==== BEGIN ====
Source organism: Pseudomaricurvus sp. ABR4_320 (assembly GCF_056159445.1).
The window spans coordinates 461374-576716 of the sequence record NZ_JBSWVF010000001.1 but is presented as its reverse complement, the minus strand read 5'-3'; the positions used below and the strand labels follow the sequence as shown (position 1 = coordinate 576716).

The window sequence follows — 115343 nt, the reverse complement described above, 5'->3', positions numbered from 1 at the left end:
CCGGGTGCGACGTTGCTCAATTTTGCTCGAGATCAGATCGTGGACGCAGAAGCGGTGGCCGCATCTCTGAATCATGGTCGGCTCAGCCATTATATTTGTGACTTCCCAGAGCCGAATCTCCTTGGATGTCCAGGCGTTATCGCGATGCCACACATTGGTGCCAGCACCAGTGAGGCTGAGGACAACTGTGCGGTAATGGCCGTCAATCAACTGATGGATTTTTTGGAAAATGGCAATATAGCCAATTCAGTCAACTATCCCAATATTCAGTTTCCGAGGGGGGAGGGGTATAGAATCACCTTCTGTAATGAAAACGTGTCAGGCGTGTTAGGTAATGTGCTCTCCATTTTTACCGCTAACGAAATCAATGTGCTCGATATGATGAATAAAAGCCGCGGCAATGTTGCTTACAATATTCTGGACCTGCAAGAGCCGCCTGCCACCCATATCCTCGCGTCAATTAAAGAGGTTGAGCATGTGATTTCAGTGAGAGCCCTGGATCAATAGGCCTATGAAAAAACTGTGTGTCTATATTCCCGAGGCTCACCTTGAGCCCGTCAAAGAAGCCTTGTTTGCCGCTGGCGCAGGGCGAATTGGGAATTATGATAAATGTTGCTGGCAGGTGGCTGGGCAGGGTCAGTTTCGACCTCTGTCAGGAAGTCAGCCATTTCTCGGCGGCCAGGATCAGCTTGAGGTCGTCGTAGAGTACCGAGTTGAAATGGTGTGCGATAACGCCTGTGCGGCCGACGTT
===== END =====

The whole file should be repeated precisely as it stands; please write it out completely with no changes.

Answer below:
Source organism: Pseudomaricurvus sp. ABR4_320 (assembly GCF_056159445.1).
The window spans coordinates 461374-576716 of the sequence record NZ_JBSWVF010000001.1 but is presented as its reverse complement, the minus strand read 5'-3'; the positions used below and the strand labels follow the sequence as shown (position 1 = coordinate 576716).

The window sequence follows — 115343 nt, the reverse complement described above, 5'->3', positions numbered from 1 at the left end:
CCGGGTGCGACGTTGCTCAATTTTGCTCGAGATCAGATCGTGGACGCAGAAGCGGTGGCCGCATCTCTGAATCATGGTCGGCTCAGCCATTATATTTGTGACTTCCCAGAGCCGAATCTCCTTGGATGTCCAGGCGTTATCGCGATGCCACACATTGGTGCCAGCACCAGTGAGGCTGAGGACAACTGTGCGGTAATGGCCGTCAATCAACTGATGGATTTTTTGGAAAATGGCAATATAGCCAATTCAGTCAACTATCCCAATATTCAGTTTCCGAGGGGGGAGGGGTATAGAATCACCTTCTGTAATGAAAACGTGTCAGGCGTGTTAGGTAATGTGCTCTCCATTTTTACCGCTAACGAAATCAATGTGCTCGATATGATGAATAAAAGCCGCGGCAATGTTGCTTACAATATTCTGGACCTGCAAGAGCCGCCTGCCACCCATATCCTCGCGTCAATTAAAGAGGTTGAGCATGTGATTTCAGTGAGAGCCCTGGATCAATAGGCCTATGAAAAAACTGTGTGTCTATATTCCCGAGGCTCACCTTGAGCCCGTCAAAGAAGCCTTGTTTGCCGCTGGCGCAGGGCGAATTGGGAATTATGATAAATGTTGCTGGCAGGTGGCTGGGCAGGGTCAGTTTCGACCTCTGTCAGGAAGTCAGCCATTTCTCGGCGGCCAGGATCAGCTTGAGGTCGTCGTAGAGTACCGAGTTGAAATGGTGTGCGATAACGCCTGTGCGGCCGACGTT